Well the first one I bought was very cheap and not very good either. Not wanting to spend a lot of money on it before I knew if I liked spinning I decided to try and make my own out of a CD (see How to make a CD Spindle). This has become a quest to make the perfect spindle out of all sorts. After the CD spindle I tried making one with a donut bead. I made one with Fimo, which broke. I then tried casting a Resin whorl. This is where I am at the moment trying to perfect the Resin whorl. I have also bought some ceramic coasters in Istanbul which I want to drill a hole in and use as whorls. My favourite spindle I must admit is a very petite Turkish spindle I bought from Ist Crafts on the Isle of Wight.

Which spinning techniques have you tried so far?
I have been doing Worsted drafting mainly for my singles. With plying I have been a bit more adventurous. I have done plain 2-ply and 2-ply with an Andean bracelet. At the moment I am trying out 3-ply with a home-made Lazy Kate (really just a glorified shoebox), but I have also done 3-ply with the Navajo technique. I have even tried the Navajo plying on-the-fly so to speak. This is where you spin a certain length, wrap it around your hand, ply it with Navajo chains and wrap the finished yarn around the spindle after which you continue to spin another piece.

Why do you even want to make your own yarn?
I really like the idea of going from sheep to garment being able to have full control of each process along the way. I also love to learn new techniques and learning to spin gives you a great opportunity to influence the final product in a new and exciting way. The process of plying can give so many different properties to the yarn. Do you want it springy or tight? Also spinning allows you to work more luxurious fibres without it costing a fortune.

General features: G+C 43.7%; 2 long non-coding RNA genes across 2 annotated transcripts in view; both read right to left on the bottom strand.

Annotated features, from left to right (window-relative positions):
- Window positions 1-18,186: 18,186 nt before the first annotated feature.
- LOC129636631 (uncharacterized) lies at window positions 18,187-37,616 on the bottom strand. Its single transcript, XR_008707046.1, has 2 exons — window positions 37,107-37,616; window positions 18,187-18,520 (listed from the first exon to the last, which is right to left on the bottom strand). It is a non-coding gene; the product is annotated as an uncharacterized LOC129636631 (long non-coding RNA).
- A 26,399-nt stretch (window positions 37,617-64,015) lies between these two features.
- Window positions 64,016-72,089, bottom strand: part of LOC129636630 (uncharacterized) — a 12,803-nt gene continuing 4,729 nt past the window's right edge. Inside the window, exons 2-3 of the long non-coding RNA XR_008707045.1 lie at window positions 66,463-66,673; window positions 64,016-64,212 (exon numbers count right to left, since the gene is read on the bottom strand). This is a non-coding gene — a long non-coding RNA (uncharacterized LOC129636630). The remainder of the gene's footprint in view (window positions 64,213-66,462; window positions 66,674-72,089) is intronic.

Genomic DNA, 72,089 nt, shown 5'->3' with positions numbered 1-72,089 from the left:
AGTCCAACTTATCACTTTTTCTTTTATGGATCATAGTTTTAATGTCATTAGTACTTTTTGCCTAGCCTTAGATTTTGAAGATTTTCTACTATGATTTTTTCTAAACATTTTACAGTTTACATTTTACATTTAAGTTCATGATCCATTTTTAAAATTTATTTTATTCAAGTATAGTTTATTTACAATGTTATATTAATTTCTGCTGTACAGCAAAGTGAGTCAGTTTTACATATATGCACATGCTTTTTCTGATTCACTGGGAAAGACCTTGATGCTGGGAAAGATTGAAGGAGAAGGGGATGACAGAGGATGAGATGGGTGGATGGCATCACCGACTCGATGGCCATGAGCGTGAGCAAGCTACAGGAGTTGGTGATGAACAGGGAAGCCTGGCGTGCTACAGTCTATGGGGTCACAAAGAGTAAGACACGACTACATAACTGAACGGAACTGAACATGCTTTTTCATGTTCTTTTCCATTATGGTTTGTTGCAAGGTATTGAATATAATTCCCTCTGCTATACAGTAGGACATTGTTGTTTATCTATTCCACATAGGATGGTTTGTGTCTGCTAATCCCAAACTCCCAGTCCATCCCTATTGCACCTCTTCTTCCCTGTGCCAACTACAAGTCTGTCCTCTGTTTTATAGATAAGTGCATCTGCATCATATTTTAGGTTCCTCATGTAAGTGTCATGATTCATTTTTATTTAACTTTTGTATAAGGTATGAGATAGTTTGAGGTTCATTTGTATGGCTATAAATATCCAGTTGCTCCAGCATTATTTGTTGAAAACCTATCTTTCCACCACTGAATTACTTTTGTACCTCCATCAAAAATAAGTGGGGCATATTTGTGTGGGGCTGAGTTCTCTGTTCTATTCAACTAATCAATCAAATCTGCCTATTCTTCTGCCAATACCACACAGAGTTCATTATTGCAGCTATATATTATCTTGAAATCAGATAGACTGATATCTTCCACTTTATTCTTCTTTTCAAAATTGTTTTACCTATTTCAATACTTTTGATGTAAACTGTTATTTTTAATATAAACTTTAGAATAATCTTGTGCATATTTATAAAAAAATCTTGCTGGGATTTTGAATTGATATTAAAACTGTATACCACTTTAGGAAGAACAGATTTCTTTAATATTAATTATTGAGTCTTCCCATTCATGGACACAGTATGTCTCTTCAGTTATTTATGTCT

You have only been spinning for two months but do you think it's something you will continue with and what are you going to come up with next?

I can't see myself stopping anytime soon. I would really like to be able to master the ability to control the thickness of my singles. I have already learnt to make really consistently thin singles. But I would like to be able to make other thicknesses too. I would also like to experiment some more with dyeing my yarn to get more of the colours I love (teal and purple). I want to begin knitting swatches of the different plied yarns to see how they turn out because it is my aim to be able to spin enough for a sweater one day. I would like to try making 4-ply and spinning on a supported spindle. I want to experiment with making more spindles like a rim-weighted spindle. There are so many things I would still like to try so I don't think I will tire or spinning just yet.

Cecile's donut spindle

Do you do other crafts apart from spinning?
Yes, I have been doing a lot of knitting the last couple of years. I also sew and make jewellery. I know how to crochet but am not so keen on it and I would really like to try embroidery. But at the moment I mainly spin - probably because I am a tiny bit addicted to it!

Let's talk more generally about crafts - why do you think they are important?

Well to me crafts are important because they give me an opportunity to be creative without having to be abstract and dabble in the arts. Crafts give me a more usable and practical outcome from my creativity. I also just love to figure out how things work and crafts let me do this.

So how do you think we can best keep crafts alive?

Exposure, exposure and exposure. We need to introduce more people to various crafts. People who may never have come into contacts with crafts before. We need to be better at celebrating the hobby-crafter.

Do crafts make you feel connected to your heritage?

Yes, my grandmother was a seamstress and both my grandmother and mother always knitted a lot. So I guess I feel a connection with them when I do these crafts.

Is there in your view a divide between traditional and modern crafts?

No, most definitely not. I think that it is more of a continuum and I believe that this gives crafts more potential and makes it all the more interesting. I don't think that dividing traditional and modern crafts will help crafts in general to survive.